All of us here will be the first ones in the street to oppose any U.S. military
threat to China. That’s the Pentagon’s ultimate target. We all
reject China-bashing, which will rise in a crescendo leading up to the Beijing
It’s a mistake to think that China possesses an economic super weapon
because it holds hundreds of billions of dollars and U.S. Treasury bonds. These
are just tokens of value, which Karl Marx described as fictitious capital.
Chinese financial reserves are hostage to the devaluing U.S. dollar.
Good revolutionaries and good communists can disagree on the class character of
China. The dismantling of the communes and the opening of China to the world
capitalist market represented the first expansion of capital into new territory
in decades. It’s been disastrous for the communist movement and served to
buttress bourgeois ideology around the world. The rapid growth of capitalist
commodity production in China was a magnet for Mikhail Gorbachev opening the
door to counter-revolution in the Soviet Union.
We don’t believe, however, that a counter-revolution has occurred in
China. Despite the growth of a capitalist class inside the country, the great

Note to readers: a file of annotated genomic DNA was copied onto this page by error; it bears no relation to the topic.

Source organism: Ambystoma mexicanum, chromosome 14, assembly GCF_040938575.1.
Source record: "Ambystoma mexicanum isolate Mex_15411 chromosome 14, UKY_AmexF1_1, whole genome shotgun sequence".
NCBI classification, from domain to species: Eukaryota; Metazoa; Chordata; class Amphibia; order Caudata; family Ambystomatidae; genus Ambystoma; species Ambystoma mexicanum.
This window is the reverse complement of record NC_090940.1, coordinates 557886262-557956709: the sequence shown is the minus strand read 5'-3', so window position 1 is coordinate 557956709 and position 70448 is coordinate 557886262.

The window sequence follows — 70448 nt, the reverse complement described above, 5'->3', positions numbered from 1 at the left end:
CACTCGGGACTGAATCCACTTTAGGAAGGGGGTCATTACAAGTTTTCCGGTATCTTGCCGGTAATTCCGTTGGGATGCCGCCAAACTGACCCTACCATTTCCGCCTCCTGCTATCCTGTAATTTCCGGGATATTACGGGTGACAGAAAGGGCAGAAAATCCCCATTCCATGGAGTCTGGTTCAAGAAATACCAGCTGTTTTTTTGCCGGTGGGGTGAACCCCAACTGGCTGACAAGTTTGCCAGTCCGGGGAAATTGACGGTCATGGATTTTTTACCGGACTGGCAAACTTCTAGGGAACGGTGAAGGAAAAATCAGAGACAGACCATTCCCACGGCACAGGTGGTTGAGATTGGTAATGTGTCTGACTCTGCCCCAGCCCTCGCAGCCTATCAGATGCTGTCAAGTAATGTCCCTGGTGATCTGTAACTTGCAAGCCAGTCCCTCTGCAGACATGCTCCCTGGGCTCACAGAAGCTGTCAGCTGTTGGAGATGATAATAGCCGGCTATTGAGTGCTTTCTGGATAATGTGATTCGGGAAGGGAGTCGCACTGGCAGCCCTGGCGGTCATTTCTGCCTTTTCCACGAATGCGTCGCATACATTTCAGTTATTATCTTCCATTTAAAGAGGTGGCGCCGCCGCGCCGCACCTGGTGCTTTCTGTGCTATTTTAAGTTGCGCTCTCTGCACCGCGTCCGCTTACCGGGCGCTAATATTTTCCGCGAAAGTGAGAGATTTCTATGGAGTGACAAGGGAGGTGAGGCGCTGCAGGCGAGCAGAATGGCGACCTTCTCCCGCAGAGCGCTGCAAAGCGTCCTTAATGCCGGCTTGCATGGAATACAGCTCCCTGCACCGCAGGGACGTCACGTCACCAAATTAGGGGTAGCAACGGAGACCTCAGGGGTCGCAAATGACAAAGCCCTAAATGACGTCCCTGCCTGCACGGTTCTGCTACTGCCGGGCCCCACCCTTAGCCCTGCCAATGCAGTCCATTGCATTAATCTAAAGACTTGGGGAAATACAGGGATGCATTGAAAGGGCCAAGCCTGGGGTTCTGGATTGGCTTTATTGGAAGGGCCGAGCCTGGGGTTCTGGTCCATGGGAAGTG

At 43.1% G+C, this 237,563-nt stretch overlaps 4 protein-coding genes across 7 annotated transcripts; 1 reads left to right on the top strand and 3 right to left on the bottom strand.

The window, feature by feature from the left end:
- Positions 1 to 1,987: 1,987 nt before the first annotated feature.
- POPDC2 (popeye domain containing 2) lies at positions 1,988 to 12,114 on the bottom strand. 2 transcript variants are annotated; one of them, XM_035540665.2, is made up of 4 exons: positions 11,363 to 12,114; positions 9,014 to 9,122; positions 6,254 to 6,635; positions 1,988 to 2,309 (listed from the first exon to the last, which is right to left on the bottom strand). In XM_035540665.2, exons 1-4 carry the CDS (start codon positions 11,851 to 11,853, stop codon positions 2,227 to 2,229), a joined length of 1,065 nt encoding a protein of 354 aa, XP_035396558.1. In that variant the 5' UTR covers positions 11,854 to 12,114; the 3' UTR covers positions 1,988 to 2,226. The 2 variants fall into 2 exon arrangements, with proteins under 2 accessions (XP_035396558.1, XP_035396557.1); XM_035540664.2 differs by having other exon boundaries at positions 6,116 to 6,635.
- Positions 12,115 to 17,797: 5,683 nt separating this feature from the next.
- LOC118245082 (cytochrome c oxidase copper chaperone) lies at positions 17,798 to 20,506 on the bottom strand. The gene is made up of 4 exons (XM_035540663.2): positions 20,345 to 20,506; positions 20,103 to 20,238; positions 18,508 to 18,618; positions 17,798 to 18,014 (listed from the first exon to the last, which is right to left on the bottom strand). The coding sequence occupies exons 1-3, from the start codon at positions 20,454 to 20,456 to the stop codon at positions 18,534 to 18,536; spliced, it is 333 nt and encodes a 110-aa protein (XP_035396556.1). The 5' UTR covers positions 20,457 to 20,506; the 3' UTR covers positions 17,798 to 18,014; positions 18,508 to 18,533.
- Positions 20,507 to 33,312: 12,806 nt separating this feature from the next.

historical legacy of the Chinese Revolution is still a tremendous social weight
that hasn’t been overcome by the bourgeoisie. They may have almost all
the limousines but they don’t control the army.
Marxists consider the state machine, its army and cops to be a superstructure
that ultimately has to be brought into accord with the actual class relations
of production. But there can be a long historical lag between the two.
In the last year of Mao’s life, China tragically joined then-apartheid
South Africa and Kissinger in backing the UNITA mercenaries trying to overthrow
the People’s Republic of Angola. That’s how U.S. imperialism was
able to manipulate the split between the Soviet Union and China.
That was 30 years ago. Just recently China stepped forward and rescued Angola
from the clutches of the International Monetary Fund. China aids Cuba, whose
soldiers died fighting for African freedom, and the Democratic People’s
Republic of Korea.
Chinese workers and peasants don’t thank George Bush, the Pope or the
hundred or so billionaires in China for sending a Chinese cosmonaut into orbit
around the earth. They credit their revolution and the Communist Party for this
Millions of Chinese communists are concerned about the massive inequality that
has developed inside their country. Speeches by Communist Party leader Hu
Jintao are a reflection of this. Chinese trade unionists are organizing
Wal-Mart workers—something the labor movement hasn’t done in the
We think there are many more chapters to be written in the Chinese Revolution.
The Chinese working class—now several hundred million strong—will
have the last word. While we unconditionally defend China against the
Pentagon—which in 1999 bombed the Chinese Embassy in Belgrade,
Yugoslavia—we look forward to a resurgence of communism inside China.
The Chinese Revolution lives!